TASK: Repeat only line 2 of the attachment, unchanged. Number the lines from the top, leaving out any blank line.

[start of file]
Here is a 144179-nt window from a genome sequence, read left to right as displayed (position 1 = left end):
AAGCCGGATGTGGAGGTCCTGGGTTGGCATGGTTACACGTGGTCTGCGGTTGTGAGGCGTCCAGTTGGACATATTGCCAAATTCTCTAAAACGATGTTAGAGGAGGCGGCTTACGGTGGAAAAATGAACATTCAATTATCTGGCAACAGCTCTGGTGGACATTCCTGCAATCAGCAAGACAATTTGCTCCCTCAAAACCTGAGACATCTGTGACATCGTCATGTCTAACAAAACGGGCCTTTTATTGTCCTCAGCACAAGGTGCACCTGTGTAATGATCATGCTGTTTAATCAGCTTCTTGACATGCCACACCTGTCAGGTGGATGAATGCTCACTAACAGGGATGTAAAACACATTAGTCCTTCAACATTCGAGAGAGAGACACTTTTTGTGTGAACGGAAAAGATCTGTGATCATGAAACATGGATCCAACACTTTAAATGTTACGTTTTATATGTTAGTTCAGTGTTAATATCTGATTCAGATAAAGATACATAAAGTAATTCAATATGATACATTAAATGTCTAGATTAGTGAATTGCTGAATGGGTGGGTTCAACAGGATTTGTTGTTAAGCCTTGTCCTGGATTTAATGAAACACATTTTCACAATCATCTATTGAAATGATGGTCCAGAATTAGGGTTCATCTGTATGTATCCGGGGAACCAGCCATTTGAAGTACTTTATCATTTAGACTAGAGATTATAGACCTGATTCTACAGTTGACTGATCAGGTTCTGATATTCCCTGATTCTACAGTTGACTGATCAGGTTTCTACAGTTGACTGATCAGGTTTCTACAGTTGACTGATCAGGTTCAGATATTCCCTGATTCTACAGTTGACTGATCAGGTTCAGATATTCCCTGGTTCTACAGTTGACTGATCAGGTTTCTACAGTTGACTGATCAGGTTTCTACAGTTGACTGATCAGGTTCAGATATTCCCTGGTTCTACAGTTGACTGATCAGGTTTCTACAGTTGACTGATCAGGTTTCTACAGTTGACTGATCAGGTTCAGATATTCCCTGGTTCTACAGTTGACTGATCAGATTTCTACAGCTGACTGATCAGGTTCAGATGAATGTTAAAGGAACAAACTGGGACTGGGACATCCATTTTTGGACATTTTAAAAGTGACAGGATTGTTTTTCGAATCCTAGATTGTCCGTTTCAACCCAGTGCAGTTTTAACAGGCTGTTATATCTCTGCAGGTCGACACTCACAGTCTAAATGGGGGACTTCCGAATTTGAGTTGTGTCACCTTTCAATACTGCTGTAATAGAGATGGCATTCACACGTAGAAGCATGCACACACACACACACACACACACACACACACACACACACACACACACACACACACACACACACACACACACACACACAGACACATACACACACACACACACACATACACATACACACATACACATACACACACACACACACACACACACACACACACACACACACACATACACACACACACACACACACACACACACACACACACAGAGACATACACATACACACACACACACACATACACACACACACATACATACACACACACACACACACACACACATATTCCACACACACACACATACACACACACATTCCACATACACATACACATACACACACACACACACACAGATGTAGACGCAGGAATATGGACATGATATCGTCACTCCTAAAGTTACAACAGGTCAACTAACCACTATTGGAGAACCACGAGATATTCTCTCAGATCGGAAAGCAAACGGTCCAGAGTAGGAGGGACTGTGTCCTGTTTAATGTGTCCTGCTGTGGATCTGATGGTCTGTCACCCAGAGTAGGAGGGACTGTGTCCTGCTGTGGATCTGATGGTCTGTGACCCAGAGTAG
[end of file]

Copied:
AAGCCGGATGTGGAGGTCCTGGGTTGGCATGGTTACACGTGGTCTGCGGTTGTGAGGCGTCCAGTTGGACATATTGCCAAATTCTCTAAAACGATGTTAGAGGAGGCGGCTTACGGTGGAAAAATGAACATTCAATTATCTGGCAACAGCTCTGGTGGACATTCCTGCAATCAGCAAGACAATTTGCTCCCTCAAAACCTGAGACATCTGTGACATCGTCATGTCTAACAAAACGGGCCTTTTATTGTCCTCAGCACAAGGTGCACCTGTGTAATGATCATGCTGTTTAATCAGCTTCTTGACATGCCACACCTGTCAGGTGGATGAATGCTCACTAACAGGGATGTAAAACACATTAGTCCTTCAACATTCGAGAGAGAGACACTTTTTGTGTGAACGGAAAAGATCTGTGATCATGAAACATGGATCCAACACTTTAAATGTTACGTTTTATATGTTAGTTCAGTGTTAATATCTGATTCAGATAAAGATACATAAAGTAATTCAATATGATACATTAAATGTCTAGATTAGTGAATTGCTGAATGGGTGGGTTCAACAGGATTTGTTGTTAAGCCTTGTCCTGGATTTAATGAAACACATTTTCACAATCATCTATTGAAATGATGGTCCAGAATTAGGGTTCATCTGTATGTATCCGGGGAACCAGCCATTTGAAGTACTTTATCATTTAGACTAGAGATTATAGACCTGATTCTACAGTTGACTGATCAGGTTCTGATATTCCCTGATTCTACAGTTGACTGATCAGGTTTCTACAGTTGACTGATCAGGTTTCTACAGTTGACTGATCAGGTTCAGATATTCCCTGATTCTACAGTTGACTGATCAGGTTCAGATATTCCCTGGTTCTACAGTTGACTGATCAGGTTTCTACAGTTGACTGATCAGGTTTCTACAGTTGACTGATCAGGTTCAGATATTCCCTGGTTCTACAGTTGACTGATCAGGTTTCTACAGTTGACTGATCAGGTTTCTACAGTTGACTGATCAGGTTCAGATATTCCCTGGTTCTACAGTTGACTGATCAGATTTCTACAGCTGACTGATCAGGTTCAGATGAATGTTAAAGGAACAAACTGGGACTGGGACATCCATTTTTGGACATTTTAAAAGTGACAGGATTGTTTTTCGAATCCTAGATTGTCCGTTTCAACCCAGTGCAGTTTTAACAGGCTGTTATATCTCTGCAGGTCGACACTCACAGTCTAAATGGGGGACTTCCGAATTTGAGTTGTGTCACCTTTCAATACTGCTGTAATAGAGATGGCATTCACACGTAGAAGCATGCACACACACACACACACACACACACACACACACACACACACACACACACACACACACACACACACACACACACACACAGACACATACACACACACACACACACATACACATACACACATACACATACACACACACACACACACACACACACACACACACACACACACATACACACACACACACACACACACACACACACACACACAGAGACATACACATACACACACACACACACATACACACACACACATACATACACACACACACACACACACACACATATTCCACACACACACACATACACACACACATTCCACATACACATACACATACACACACACACACACACAGATGTAGACGCAGGAATATGGACATGATATCGTCACTCCTAAAGTTACAACAGGTCAACTAACCACTATTGGAGAACCACGAGATATTCTCTCAGATCGGAAAGCAAACGGTCCAGAGTAGGAGGGACTGTGTCCTGTTTAATGTGTCCTGCTGTGGATCTGATGGTCTGTCACCCAGAGTAGGAGGGACTGTGTCCTGCTGTGGATCTGATGGTCTGTGACCCAGAGTAG